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I need a simple tool to visualize the status of a series of processes (ETL processes, but that shouldn't matter). This process monitor need to be customizable with color coding for different status codes. The plan is to place the monitor on a big screen in the office making any faults instantly visible to everyone.

Today I can check the status of these processes by running an sql statement against the underlying tables in our oracle database. The output of these queries are the abovementioned status codes for each process. I'm imagining using these sql statements, run periodically (say, every minute or so), as an input to this monitor.

I've considered writing a simple web interface for doing this, but I'm thinking something like this should exist out there already. Anyone have any suggestions?

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Perhaps this should go on serverfault.com? –  joar Nov 25 '11 at 13:47
You could be right. I was not really sure when I posted it. –  gorzan Nov 25 '11 at 14:13
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3 Answers 3

up vote 2 down vote accepted

If just displaying on one workstation another option is SQL Developer Custom Reports. You would still have to fire up SQL Developer and start the report, but the custom reports have a setting so they can be refreshed at a specified interval (5-120 seconds). Depending on the 'richness' of the output you want you can either:

  • Create a simple Table report (style = Table)

Paste in one of the queries you already use as a starting point.

  • Create a PL/SQL Block that outputs HTML via DBMS_OUTPUT.PUT_LINE statements (Style = plsql-dbms_output)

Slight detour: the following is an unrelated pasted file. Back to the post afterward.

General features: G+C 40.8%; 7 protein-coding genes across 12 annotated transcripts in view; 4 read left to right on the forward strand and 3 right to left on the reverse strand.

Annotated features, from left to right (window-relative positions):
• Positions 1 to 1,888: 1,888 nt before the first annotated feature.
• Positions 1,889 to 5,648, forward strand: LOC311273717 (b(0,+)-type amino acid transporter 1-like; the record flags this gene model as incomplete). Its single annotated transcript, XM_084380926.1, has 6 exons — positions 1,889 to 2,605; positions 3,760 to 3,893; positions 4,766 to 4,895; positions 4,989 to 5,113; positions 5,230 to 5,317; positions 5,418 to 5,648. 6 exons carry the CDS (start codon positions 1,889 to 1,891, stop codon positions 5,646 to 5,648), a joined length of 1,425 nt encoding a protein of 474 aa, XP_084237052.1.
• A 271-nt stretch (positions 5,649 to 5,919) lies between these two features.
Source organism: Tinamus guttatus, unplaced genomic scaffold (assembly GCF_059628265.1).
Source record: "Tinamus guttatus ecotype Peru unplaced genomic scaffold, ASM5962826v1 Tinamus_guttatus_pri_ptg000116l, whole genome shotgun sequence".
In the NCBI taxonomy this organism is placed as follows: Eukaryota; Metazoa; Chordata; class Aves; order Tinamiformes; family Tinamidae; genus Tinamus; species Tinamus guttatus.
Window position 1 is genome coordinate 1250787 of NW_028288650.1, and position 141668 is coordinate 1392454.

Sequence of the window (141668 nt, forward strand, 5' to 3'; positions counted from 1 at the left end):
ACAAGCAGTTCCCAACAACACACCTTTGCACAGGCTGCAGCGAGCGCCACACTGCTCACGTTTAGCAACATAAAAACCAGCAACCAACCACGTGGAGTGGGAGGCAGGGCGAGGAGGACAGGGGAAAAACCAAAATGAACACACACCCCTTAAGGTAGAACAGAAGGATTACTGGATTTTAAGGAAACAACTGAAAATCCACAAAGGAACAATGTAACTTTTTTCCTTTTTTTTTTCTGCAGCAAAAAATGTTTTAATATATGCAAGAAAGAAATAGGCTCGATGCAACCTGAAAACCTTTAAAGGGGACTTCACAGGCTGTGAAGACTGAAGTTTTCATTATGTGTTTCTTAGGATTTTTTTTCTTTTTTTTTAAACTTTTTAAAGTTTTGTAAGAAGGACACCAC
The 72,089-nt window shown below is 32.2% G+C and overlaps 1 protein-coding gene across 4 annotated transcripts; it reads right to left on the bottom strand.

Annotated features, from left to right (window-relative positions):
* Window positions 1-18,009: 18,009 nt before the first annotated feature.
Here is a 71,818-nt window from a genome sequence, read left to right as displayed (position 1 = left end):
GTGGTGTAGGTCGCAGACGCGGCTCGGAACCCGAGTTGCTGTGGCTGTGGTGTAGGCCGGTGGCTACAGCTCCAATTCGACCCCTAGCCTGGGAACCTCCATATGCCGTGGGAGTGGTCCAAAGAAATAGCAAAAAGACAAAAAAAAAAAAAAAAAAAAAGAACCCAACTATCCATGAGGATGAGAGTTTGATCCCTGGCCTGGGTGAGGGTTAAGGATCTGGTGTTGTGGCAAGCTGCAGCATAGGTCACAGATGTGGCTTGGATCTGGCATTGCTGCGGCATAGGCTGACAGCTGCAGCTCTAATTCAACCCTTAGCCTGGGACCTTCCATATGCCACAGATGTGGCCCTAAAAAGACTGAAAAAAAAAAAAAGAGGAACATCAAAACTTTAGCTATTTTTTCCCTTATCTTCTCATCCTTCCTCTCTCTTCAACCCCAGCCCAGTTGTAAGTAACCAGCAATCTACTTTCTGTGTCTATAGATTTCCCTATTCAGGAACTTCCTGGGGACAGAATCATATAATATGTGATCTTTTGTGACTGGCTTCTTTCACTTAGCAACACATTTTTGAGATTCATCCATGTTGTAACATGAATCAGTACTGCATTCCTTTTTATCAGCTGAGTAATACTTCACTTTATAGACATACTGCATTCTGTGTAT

Get creative as you like with formatting, colors, etc using HTML tags in the output. I have used this to create bar graphs to show progress of v$Long_Operations. A full description and screen shots are available here Creating a User Defined HTML Report in SQL Developer.

If you just want to get some output moving you can forego SQL Developer, schedule a process to use your PL/SQL block to write HTML output to a file, and use a browser to display your generated output on your big screen. Alternately make the file available via a web server so others in your office can bring it up. Periodically regnerate the file and make sure to add a refresh meta tag to the page so browsers will periodically reload.

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Oracle Application Express is probably the best tool for this.

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I would say roll your own dashboard. Depends on your skillset, but I'd do a basic web app in Java (spring or some mvc framework, I'm not a web developer but I know enough to create a basic functional dashboard). Since you already know the SQL needed, it shouldn't be difficult to put together and you can modify as needed in future. Just keep it simple I would say (don't need a middleware or single sign-on or fancy views/charts).

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